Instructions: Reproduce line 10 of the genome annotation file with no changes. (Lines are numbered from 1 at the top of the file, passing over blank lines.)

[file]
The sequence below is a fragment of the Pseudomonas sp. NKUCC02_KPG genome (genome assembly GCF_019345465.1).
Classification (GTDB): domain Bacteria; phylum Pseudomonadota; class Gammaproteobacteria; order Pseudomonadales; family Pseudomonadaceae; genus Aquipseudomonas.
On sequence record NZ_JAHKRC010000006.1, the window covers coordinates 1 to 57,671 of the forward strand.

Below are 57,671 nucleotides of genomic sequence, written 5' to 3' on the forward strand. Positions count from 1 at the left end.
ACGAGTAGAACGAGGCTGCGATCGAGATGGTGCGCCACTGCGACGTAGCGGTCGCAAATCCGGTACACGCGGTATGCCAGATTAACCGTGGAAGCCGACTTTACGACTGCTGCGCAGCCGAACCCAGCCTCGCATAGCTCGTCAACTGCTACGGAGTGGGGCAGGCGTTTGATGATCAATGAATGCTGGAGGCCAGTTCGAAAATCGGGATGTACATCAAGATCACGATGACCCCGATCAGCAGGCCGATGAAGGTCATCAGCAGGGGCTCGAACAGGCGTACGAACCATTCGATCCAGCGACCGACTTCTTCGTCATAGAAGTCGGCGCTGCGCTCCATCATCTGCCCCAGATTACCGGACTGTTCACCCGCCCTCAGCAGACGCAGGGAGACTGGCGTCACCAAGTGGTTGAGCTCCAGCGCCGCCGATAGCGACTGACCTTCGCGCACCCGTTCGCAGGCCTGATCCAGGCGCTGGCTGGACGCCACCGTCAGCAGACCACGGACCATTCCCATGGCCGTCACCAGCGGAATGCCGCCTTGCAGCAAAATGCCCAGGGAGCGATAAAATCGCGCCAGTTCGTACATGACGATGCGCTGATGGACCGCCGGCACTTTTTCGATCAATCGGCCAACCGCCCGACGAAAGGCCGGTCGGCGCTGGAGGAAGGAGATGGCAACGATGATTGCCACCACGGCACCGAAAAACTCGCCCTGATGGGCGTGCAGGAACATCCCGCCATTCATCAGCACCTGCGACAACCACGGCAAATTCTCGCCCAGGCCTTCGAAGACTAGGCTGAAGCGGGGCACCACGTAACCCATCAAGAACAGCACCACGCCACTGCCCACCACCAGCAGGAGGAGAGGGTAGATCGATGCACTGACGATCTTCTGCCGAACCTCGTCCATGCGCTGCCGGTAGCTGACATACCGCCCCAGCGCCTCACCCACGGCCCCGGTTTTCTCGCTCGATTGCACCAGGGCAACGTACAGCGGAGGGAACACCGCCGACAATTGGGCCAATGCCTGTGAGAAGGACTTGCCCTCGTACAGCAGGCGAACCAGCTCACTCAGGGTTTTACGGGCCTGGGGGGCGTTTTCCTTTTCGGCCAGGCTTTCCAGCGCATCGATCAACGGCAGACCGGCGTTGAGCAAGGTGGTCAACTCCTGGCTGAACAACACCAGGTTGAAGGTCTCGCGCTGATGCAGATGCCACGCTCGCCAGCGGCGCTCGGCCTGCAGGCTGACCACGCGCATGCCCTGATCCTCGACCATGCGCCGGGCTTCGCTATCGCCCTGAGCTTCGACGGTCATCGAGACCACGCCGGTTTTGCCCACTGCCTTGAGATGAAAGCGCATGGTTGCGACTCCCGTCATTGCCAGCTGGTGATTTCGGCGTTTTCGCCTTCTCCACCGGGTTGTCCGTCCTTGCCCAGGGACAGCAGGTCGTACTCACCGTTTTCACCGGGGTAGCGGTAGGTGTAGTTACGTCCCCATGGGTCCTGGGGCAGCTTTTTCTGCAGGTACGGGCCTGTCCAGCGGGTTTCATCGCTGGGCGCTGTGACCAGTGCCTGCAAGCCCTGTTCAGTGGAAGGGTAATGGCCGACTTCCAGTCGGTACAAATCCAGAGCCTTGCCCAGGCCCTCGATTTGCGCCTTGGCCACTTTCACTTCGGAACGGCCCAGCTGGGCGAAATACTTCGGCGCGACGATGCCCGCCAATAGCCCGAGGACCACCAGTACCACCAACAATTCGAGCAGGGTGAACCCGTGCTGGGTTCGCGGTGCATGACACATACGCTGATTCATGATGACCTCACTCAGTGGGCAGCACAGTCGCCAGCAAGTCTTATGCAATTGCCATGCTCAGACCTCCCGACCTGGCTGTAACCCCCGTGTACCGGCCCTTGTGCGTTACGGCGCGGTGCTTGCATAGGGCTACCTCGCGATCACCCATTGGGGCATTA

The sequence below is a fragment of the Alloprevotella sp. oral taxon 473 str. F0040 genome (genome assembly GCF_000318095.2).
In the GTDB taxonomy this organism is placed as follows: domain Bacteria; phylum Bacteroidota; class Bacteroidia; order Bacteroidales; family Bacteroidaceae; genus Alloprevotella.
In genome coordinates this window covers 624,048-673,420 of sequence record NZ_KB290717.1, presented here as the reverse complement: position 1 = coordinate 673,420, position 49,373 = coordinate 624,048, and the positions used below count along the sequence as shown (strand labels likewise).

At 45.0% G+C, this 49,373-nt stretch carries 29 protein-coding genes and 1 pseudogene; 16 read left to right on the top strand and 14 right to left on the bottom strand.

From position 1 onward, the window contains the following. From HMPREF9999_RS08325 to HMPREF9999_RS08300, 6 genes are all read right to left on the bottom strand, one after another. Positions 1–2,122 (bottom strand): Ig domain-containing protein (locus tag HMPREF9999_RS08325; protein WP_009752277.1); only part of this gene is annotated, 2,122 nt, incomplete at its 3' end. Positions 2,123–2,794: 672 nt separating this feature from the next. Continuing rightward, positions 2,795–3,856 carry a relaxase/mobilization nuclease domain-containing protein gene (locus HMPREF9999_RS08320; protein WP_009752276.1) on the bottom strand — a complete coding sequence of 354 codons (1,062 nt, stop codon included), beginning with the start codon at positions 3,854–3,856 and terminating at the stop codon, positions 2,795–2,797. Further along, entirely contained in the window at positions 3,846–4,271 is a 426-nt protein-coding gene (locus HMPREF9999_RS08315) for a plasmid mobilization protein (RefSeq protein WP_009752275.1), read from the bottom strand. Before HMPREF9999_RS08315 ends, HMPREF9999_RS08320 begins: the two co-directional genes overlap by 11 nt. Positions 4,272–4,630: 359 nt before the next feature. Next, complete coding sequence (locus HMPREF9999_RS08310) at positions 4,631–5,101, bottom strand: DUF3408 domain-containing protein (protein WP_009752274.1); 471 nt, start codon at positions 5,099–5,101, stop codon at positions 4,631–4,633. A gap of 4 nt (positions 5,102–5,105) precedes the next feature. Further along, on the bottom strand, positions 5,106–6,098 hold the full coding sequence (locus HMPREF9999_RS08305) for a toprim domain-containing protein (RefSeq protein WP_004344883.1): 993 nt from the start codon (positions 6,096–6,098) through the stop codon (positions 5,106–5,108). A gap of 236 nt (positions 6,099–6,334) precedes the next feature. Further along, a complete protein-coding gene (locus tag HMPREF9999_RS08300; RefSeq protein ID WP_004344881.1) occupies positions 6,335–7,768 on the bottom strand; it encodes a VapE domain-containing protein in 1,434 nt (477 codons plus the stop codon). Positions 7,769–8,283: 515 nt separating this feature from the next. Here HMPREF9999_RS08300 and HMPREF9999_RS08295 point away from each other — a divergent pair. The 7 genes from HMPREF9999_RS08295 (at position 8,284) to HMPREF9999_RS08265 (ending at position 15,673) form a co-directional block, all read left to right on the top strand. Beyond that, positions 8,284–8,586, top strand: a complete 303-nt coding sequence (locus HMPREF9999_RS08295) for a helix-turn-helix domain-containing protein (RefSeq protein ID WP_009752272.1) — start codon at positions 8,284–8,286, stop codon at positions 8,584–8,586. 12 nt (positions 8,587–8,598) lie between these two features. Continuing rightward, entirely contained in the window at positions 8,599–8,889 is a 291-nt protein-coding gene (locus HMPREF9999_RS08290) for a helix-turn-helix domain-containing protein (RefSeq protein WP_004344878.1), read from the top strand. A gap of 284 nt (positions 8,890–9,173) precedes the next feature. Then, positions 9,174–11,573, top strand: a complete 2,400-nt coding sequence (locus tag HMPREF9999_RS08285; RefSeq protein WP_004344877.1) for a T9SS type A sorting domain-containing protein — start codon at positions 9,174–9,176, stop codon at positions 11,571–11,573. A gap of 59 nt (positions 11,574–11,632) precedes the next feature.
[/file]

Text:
From position 1 onward, the window contains the following. From HMPREF9999_RS08325 to HMPREF9999_RS08300, 6 genes are all read right to left on the bottom strand, one after another. Positions 1–2,122 (bottom strand): Ig domain-containing protein (locus tag HMPREF9999_RS08325; protein WP_009752277.1); only part of this gene is annotated, 2,122 nt, incomplete at its 3' end. Positions 2,123–2,794: 672 nt separating this feature from the next. Continuing rightward, positions 2,795–3,856 carry a relaxase/mobilization nuclease domain-containing protein gene (locus HMPREF9999_RS08320; protein WP_009752276.1) on the bottom strand — a complete coding sequence of 354 codons (1,062 nt, stop codon included), beginning with the start codon at positions 3,854–3,856 and terminating at the stop codon, positions 2,795–2,797. Further along, entirely contained in the window at positions 3,846–4,271 is a 426-nt protein-coding gene (locus HMPREF9999_RS08315) for a plasmid mobilization protein (RefSeq protein WP_009752275.1), read from the bottom strand. Before HMPREF9999_RS08315 ends, HMPREF9999_RS08320 begins: the two co-directional genes overlap by 11 nt. Positions 4,272–4,630: 359 nt before the next feature. Next, complete coding sequence (locus HMPREF9999_RS08310) at positions 4,631–5,101, bottom strand: DUF3408 domain-containing protein (protein WP_009752274.1); 471 nt, start codon at positions 5,099–5,101, stop codon at positions 4,631–4,633. A gap of 4 nt (positions 5,102–5,105) precedes the next feature. Further along, on the bottom strand, positions 5,106–6,098 hold the full coding sequence (locus HMPREF9999_RS08305) for a toprim domain-containing protein (RefSeq protein WP_004344883.1): 993 nt from the start codon (positions 6,096–6,098) through the stop codon (positions 5,106–5,108). A gap of 236 nt (positions 6,099–6,334) precedes the next feature. Further along, a complete protein-coding gene (locus tag HMPREF9999_RS08300; RefSeq protein ID WP_004344881.1) occupies positions 6,335–7,768 on the bottom strand; it encodes a VapE domain-containing protein in 1,434 nt (477 codons plus the stop codon). Positions 7,769–8,283: 515 nt separating this feature from the next. Here HMPREF9999_RS08300 and HMPREF9999_RS08295 point away from each other — a divergent pair. The 7 genes from HMPREF9999_RS08295 (at position 8,284) to HMPREF9999_RS08265 (ending at position 15,673) form a co-directional block, all read left to right on the top strand. Beyond that, positions 8,284–8,586, top strand: a complete 303-nt coding sequence (locus HMPREF9999_RS08295) for a helix-turn-helix domain-containing protein (RefSeq protein ID WP_009752272.1) — start codon at positions 8,284–8,286, stop codon at positions 8,584–8,586. 12 nt (positions 8,587–8,598) lie between these two features. Continuing rightward, entirely contained in the window at positions 8,599–8,889 is a 291-nt protein-coding gene (locus HMPREF9999_RS08290) for a helix-turn-helix domain-containing protein (RefSeq protein WP_004344878.1), read from the top strand. A gap of 284 nt (positions 8,890–9,173) precedes the next feature. Then, positions 9,174–11,573, top strand: a complete 2,400-nt coding sequence (locus tag HMPREF9999_RS08285; RefSeq protein WP_004344877.1) for a T9SS type A sorting domain-containing protein — start codon at positions 9,174–9,176, stop codon at positions 11,571–11,573. A gap of 59 nt (positions 11,574–11,632) precedes the next feature.